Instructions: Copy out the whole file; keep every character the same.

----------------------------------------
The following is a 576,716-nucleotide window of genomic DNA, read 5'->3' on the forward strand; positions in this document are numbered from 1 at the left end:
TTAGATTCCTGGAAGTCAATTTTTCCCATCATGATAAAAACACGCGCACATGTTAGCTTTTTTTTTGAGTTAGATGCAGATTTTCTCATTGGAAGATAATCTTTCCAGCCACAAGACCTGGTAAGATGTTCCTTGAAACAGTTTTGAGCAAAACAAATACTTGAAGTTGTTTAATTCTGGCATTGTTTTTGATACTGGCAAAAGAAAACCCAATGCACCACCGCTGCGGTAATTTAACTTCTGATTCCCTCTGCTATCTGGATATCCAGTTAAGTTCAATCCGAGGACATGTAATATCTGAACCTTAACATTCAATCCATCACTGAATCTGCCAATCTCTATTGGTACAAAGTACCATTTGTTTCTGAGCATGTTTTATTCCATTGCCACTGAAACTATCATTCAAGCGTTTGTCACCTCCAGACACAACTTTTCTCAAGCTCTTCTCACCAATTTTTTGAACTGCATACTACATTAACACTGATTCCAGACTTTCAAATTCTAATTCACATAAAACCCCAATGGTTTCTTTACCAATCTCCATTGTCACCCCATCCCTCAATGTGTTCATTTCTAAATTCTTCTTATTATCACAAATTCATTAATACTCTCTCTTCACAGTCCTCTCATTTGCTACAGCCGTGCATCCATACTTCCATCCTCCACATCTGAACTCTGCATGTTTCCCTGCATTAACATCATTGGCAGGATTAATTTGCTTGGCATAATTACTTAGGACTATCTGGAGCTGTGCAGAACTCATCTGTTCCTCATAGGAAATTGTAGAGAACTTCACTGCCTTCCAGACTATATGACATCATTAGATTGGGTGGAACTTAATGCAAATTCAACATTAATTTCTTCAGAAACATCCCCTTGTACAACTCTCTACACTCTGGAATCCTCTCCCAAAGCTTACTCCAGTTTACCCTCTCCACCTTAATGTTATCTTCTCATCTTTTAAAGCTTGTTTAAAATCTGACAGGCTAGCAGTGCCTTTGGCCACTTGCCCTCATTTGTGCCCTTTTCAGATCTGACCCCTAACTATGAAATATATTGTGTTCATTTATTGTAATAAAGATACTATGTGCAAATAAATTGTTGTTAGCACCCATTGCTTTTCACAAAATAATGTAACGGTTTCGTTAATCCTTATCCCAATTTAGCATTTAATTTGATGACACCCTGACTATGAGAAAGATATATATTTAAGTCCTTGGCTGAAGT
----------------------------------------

The following is a 576,716-nucleotide window of genomic DNA, read 5'->3' on the forward strand; positions in this document are numbered from 1 at the left end:
TTAGATTCCTGGAAGTCAATTTTTCCCATCATGATAAAAACACGCGCACATGTTAGCTTTTTTTTTGAGTTAGATGCAGATTTTCTCATTGGAAGATAATCTTTCCAGCCACAAGACCTGGTAAGATGTTCCTTGAAACAGTTTTGAGCAAAACAAATACTTGAAGTTGTTTAATTCTGGCATTGTTTTTGATACTGGCAAAAGAAAACCCAATGCACCACCGCTGCGGTAATTTAACTTCTGATTCCCTCTGCTATCTGGATATCCAGTTAAGTTCAATCCGAGGACATGTAATATCTGAACCTTAACATTCAATCCATCACTGAATCTGCCAATCTCTATTGGTACAAAGTACCATTTGTTTCTGAGCATGTTTTATTCCATTGCCACTGAAACTATCATTCAAGCGTTTGTCACCTCCAGACACAACTTTTCTCAAGCTCTTCTCACCAATTTTTTGAACTGCATACTACATTAACACTGATTCCAGACTTTCAAATTCTAATTCACATAAAACCCCAATGGTTTCTTTACCAATCTCCATTGTCACCCCATCCCTCAATGTGTTCATTTCTAAATTCTTCTTATTATCACAAATTCATTAATACTCTCTCTTCACAGTCCTCTCATTTGCTACAGCCGTGCATCCATACTTCCATCCTCCACATCTGAACTCTGCATGTTTCCCTGCATTAACATCATTGGCAGGATTAATTTGCTTGGCATAATTACTTAGGACTATCTGGAGCTGTGCAGAACTCATCTGTTCCTCATAGGAAATTGTAGAGAACTTCACTGCCTTCCAGACTATATGACATCATTAGATTGGGTGGAACTTAATGCAAATTCAACATTAATTTCTTCAGAAACATCCCCTTGTACAACTCTCTACACTCTGGAATCCTCTCCCAAAGCTTACTCCAGTTTACCCTCTCCACCTTAATGTTATCTTCTCATCTTTTAAAGCTTGTTTAAAATCTGACAGGCTAGCAGTGCCTTTGGCCACTTGCCCTCATTTGTGCCCTTTTCAGATCTGACCCCTAACTATGAAATATATTGTGTTCATTTATTGTAATAAAGATACTATGTGCAAATAAATTGTTGTTAGCACCCATTGCTTTTCACAAAATAATGTAACGGTTTCGTTAATCCTTATCCCAATTTAGCATTTAATTTGATGACACCCTGACTATGAGAAAGATATATATTTAAGTCCTTGGCTGAAGT